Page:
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Backpack for out West

Am716

Certified Ski Diva
#1
Does anyone have any recommendations for a backpack to use out West? Not for backcountry or anything but I would like to have one with a water bladder and then be able to carry a couple snacks, and maybe a spare pair of gloves and a couple other things (layers!). I was looking at a camelback but the ones on the site for a typical male torso (17-21). I am only 5’3 so o have a feeling all those packs won’t work quite right for me. But I will go measure my torso once I get home.

also, since I have you here, anything else specific that I should buy/carry? This is my first time out West so I am sort of clueless!
 

SquidWeaselYay

Ski Diva Extraordinaire
#2
I have one of the Dakine women's packs that I adore. Heli Pro, I think it is called. Has compartment for water bladder, Goggle compartment, and ski carry loops. I'm 5'1" and it actually can accommodate my small torso.
 

marzNC

Angel Diva
#7
I have one of the Dakine women's packs that I adore. Heli Pro, I think it is called. Has compartment for water bladder, Goggle compartment, and ski carry loops. I'm 5'1" and it actually can accommodate my small torso.
That's the one I picked after some research a few years ago. I'm 5'0".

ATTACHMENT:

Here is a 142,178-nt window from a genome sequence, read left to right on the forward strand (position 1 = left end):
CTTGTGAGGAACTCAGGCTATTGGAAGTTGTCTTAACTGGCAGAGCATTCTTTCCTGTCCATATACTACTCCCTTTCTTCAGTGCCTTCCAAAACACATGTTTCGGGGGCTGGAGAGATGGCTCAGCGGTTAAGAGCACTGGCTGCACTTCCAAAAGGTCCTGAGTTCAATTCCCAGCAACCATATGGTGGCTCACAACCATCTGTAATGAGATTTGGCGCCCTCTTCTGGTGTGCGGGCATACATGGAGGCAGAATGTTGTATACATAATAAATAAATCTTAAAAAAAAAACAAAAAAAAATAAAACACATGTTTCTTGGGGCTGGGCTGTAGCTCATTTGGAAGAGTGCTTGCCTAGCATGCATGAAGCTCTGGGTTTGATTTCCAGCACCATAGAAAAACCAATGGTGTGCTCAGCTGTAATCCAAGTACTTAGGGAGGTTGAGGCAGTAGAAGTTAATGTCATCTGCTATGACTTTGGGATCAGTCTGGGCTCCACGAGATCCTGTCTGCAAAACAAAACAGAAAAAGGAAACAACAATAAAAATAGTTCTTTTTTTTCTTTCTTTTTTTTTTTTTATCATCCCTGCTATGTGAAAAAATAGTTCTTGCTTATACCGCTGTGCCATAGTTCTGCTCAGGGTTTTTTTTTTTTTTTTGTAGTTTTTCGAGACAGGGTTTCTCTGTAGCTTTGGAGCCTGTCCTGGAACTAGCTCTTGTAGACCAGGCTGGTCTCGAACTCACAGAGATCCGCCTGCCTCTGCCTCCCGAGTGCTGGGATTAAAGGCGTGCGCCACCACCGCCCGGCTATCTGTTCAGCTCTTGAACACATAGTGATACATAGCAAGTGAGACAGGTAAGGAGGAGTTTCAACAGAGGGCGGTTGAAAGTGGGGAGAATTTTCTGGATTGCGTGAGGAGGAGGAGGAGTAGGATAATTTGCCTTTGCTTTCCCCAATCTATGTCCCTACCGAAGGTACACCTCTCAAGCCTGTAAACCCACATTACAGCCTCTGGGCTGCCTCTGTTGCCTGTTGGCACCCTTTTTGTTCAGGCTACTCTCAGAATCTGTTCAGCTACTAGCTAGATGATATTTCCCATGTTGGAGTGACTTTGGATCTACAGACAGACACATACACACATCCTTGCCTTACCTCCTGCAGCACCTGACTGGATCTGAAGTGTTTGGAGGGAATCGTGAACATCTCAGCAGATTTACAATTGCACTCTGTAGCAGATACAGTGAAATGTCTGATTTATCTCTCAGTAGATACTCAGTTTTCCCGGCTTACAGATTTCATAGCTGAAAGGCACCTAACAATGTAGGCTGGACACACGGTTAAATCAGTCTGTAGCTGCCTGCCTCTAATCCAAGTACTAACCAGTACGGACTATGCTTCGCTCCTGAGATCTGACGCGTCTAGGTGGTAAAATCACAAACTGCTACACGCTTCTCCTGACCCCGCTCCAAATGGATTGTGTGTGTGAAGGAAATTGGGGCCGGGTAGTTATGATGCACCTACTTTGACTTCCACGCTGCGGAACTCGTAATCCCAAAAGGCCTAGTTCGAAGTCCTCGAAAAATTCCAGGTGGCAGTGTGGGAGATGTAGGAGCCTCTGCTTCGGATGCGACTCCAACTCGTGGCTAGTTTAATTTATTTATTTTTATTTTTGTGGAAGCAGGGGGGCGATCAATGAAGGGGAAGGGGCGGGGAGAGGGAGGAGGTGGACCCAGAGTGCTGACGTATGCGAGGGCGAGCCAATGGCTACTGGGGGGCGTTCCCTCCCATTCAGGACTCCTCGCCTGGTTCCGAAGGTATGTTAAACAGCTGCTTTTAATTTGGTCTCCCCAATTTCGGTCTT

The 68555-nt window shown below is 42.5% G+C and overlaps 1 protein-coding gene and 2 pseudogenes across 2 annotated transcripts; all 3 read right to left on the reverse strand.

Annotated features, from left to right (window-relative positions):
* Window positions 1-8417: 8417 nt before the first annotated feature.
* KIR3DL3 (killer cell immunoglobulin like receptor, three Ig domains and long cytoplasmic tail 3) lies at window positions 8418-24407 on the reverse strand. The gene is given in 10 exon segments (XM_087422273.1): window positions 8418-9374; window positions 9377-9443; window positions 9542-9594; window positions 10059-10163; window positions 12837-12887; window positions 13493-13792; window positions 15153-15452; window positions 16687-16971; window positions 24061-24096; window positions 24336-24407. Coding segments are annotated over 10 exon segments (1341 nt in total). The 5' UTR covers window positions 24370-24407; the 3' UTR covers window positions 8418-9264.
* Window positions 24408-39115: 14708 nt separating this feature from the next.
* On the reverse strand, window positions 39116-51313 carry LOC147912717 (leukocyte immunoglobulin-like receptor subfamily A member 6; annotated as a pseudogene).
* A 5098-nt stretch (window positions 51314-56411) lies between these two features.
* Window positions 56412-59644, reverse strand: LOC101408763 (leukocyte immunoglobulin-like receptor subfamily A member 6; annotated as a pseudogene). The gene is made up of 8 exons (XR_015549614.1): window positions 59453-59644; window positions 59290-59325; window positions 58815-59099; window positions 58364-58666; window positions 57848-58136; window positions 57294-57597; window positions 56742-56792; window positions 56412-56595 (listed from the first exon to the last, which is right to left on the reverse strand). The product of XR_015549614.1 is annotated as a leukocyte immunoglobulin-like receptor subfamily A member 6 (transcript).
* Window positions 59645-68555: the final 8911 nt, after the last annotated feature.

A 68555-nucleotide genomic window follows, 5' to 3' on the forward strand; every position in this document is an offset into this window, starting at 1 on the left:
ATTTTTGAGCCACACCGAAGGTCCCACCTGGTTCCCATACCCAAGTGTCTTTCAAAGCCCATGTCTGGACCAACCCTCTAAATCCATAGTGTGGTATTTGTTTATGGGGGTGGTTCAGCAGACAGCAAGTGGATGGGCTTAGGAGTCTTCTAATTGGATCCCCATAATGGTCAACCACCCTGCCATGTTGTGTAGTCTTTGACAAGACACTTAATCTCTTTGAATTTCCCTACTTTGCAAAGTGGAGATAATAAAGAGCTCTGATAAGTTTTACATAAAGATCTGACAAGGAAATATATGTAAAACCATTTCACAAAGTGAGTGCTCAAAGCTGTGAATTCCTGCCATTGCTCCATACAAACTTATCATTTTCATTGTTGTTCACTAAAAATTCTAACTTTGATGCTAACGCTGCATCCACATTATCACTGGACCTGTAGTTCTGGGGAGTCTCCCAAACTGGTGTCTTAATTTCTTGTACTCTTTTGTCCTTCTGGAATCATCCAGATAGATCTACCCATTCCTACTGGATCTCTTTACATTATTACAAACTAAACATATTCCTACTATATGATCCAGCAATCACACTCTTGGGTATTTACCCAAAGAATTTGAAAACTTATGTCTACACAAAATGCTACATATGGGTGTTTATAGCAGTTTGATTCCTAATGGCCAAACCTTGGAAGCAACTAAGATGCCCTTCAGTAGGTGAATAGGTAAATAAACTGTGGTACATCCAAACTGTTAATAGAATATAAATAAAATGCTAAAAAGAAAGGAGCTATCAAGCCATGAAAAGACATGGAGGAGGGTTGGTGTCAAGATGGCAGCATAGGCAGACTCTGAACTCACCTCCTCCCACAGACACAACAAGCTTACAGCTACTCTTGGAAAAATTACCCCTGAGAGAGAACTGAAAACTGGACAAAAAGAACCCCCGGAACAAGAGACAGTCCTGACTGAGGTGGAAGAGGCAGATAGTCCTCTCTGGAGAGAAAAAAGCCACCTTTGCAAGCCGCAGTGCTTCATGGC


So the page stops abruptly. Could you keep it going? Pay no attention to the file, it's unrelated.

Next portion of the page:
I also have the Kulkea Micro Pack for when I have no need for the ski carry function. Here's the TSD review:
https://www.theskidiva.com/gear-review-kulkea-micro-pack-a-multi-activity-daypack/
 

MrsPlow

Ski Diva Extraordinaire
#8
I've got 2 Dakine backpacks - heli pro 12 and 20 (both are the women's version which is a bit slimmer around the shoulders). The 12's good for a resort day pack, and is slimmer than the 20L. The 20L's actually lighter than the 12, and fits avy gear plus everything for a day tour. The 12L is a better bet if you're just wanting to carry water, snacks, spare gloves and are staying in-bounds, as it has a slimmer profile and means you're less likely to carry more than you have to. Both are good as a way to carry skis if you want to hike at all.

In-resort I'd carry spare gloves, spare neck gaiter, have included an extra light-weight top recently as it's been very cold, extra pair of contact lenses, spare goggle lense depending on conditions, plus snacks/drink/money for emergencies. Sunscreen stick as well if it's bright.
 

WaterGirl

Ski Diva Extraordinaire
#11
Deuter Speed Lite 12. Basic and Easy. Use it year round. Like that its softer shoulder straps than some other packs and fits me 5'4". Don't need bulky pack if just carrying light items.

The other two ski specific packs Liftrider and Kulkea Micro Pack have a lot of cool options. Are you looking for ski carry as well?

Not sure about hydration freezing up, may want something with insulation depending on where you are going.

@Am716 What would be different for out west compared to where you ski now?
 

Am716

Certified Ski Diva
#12
@MrsPlow good call on the extra pair of contacts! Definitly wouldn’t have thought if that!

@WaterGirl I ski a VERY TINY “hill” in Michigan. Love it because it’s close and you know everyone but anything out West is vastly different than what I am used to. The guys I am going with all use backpacks of some nature for snacks, hydration, and to be able to carry a couple things so just trying to figure out what is best!